Rash writes stories that have as much impact as any I've read; those in this
collection often left me feeling as if I'd been kicked. Rash lives in and writes
about Appalachia, and his stories never leave that home, even when they're set
at the end of the civil war ("Lincolnites").
It’s scary. Sometimes, we Scrappers have to swallow our pride in order to start working with the institution that turned us away. Often, Scrappers develop autonomy and a certain voice that we fear we'll lose if we move into partnership with an established organization. We worry that the structure will steal our ideas and they'll have the money and power to pull them off—without us.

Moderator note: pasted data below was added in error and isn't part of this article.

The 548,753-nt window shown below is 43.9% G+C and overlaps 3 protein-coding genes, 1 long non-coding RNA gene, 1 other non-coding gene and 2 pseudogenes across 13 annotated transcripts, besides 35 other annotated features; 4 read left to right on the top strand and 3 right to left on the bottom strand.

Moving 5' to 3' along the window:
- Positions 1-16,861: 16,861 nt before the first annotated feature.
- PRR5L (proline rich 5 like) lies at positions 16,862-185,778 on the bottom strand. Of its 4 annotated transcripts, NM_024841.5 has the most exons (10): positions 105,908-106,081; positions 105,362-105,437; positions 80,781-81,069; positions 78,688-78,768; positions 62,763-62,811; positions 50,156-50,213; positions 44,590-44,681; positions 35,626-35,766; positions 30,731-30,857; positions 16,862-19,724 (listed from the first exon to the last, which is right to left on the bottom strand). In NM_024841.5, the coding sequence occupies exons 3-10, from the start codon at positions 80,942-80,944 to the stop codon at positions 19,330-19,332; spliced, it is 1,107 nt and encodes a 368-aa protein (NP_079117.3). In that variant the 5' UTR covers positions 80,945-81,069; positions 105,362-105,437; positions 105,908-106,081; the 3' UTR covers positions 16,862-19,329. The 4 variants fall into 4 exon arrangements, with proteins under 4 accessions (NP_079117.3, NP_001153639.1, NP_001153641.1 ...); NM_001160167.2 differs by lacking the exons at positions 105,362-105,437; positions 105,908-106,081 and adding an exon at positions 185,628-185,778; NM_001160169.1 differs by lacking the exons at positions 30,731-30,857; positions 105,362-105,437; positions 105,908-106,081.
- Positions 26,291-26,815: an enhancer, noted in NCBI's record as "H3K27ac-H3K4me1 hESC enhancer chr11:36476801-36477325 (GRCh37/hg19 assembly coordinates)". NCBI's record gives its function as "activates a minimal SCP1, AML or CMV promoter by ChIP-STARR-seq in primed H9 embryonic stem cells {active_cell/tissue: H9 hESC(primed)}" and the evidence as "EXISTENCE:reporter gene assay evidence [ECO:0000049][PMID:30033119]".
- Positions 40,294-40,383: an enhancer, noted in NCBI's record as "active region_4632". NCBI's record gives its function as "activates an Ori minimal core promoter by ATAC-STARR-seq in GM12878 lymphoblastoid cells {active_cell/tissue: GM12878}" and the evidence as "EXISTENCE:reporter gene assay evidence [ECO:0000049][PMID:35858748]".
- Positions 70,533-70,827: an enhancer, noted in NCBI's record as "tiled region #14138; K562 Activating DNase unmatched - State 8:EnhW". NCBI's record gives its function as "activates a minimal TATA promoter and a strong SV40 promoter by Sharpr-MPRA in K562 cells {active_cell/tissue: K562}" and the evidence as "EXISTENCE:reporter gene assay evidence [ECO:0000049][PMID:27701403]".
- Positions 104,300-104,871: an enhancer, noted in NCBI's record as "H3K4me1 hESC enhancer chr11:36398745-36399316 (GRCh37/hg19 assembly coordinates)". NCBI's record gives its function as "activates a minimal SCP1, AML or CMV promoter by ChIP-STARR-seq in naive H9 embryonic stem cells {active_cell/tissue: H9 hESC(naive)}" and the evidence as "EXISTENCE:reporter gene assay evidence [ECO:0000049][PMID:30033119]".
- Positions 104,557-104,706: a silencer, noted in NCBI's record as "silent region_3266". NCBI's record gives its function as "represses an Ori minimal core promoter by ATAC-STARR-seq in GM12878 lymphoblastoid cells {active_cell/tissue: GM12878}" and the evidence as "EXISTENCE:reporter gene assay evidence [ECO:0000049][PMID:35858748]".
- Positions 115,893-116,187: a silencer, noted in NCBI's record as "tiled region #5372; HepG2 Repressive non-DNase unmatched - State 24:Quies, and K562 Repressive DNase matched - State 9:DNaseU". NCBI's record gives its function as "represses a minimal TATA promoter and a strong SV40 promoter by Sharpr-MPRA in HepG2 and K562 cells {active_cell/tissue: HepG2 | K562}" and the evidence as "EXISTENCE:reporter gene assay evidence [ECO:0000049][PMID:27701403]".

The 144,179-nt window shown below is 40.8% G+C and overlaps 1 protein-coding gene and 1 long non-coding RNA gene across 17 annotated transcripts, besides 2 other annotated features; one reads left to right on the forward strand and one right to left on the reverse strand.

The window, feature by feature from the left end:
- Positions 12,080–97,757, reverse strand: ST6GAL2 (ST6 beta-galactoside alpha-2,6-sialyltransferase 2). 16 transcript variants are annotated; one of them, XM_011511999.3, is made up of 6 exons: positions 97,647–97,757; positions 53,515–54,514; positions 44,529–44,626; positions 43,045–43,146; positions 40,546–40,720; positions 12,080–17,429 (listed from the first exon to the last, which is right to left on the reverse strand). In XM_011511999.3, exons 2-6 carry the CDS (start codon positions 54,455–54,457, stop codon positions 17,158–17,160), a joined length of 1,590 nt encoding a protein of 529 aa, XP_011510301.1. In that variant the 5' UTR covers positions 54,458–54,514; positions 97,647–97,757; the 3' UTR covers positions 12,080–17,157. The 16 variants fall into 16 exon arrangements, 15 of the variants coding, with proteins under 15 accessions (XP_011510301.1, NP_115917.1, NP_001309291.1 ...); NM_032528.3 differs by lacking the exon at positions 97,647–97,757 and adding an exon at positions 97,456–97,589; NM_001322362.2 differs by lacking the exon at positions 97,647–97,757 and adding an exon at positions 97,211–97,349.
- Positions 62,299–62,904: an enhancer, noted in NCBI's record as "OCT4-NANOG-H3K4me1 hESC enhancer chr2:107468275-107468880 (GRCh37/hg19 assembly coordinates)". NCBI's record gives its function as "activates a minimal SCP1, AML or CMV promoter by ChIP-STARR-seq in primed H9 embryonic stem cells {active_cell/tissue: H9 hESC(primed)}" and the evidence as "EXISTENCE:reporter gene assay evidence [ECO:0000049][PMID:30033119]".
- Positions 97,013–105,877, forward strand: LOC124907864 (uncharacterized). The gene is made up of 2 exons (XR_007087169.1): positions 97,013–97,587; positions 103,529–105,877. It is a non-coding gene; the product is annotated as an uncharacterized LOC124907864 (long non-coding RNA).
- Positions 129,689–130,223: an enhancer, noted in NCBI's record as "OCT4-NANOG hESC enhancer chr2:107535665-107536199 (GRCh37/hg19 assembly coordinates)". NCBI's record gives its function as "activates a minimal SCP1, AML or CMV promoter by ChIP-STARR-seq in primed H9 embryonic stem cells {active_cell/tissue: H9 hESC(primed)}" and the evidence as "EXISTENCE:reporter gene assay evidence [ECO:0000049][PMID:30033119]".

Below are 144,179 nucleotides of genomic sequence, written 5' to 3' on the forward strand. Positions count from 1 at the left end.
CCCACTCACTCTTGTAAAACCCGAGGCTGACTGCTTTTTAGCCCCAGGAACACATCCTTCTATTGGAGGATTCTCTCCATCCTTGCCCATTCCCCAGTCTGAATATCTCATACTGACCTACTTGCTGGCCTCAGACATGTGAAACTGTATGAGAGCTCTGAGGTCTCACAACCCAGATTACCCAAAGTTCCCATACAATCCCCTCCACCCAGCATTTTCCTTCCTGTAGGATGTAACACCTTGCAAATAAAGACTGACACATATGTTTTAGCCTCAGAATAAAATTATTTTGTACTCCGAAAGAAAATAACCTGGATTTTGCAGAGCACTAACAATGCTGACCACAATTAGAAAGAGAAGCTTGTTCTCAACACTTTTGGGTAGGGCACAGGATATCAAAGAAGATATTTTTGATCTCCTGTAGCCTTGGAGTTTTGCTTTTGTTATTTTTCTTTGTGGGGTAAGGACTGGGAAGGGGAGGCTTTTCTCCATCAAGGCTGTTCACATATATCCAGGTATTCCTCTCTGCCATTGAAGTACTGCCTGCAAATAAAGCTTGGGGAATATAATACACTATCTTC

Rarely do I compare biblical passages with television, let
alone reality TV. But in preparing this week's Century lectionary column, somehow I started thinking about the
show Undercover Boss, in which a
high-level executive joins his or her own company's working ranks incognito. I
couldn't let it go.
I was watching one of those competitive cooking shows the
other night with my six year old daughter Emma. The challenge in that
particular episode involved taking the chefs out to (as they called it)
“the middle of nowhere” and having them butcher a pig and cook it over a
fire they built from wood they gathered.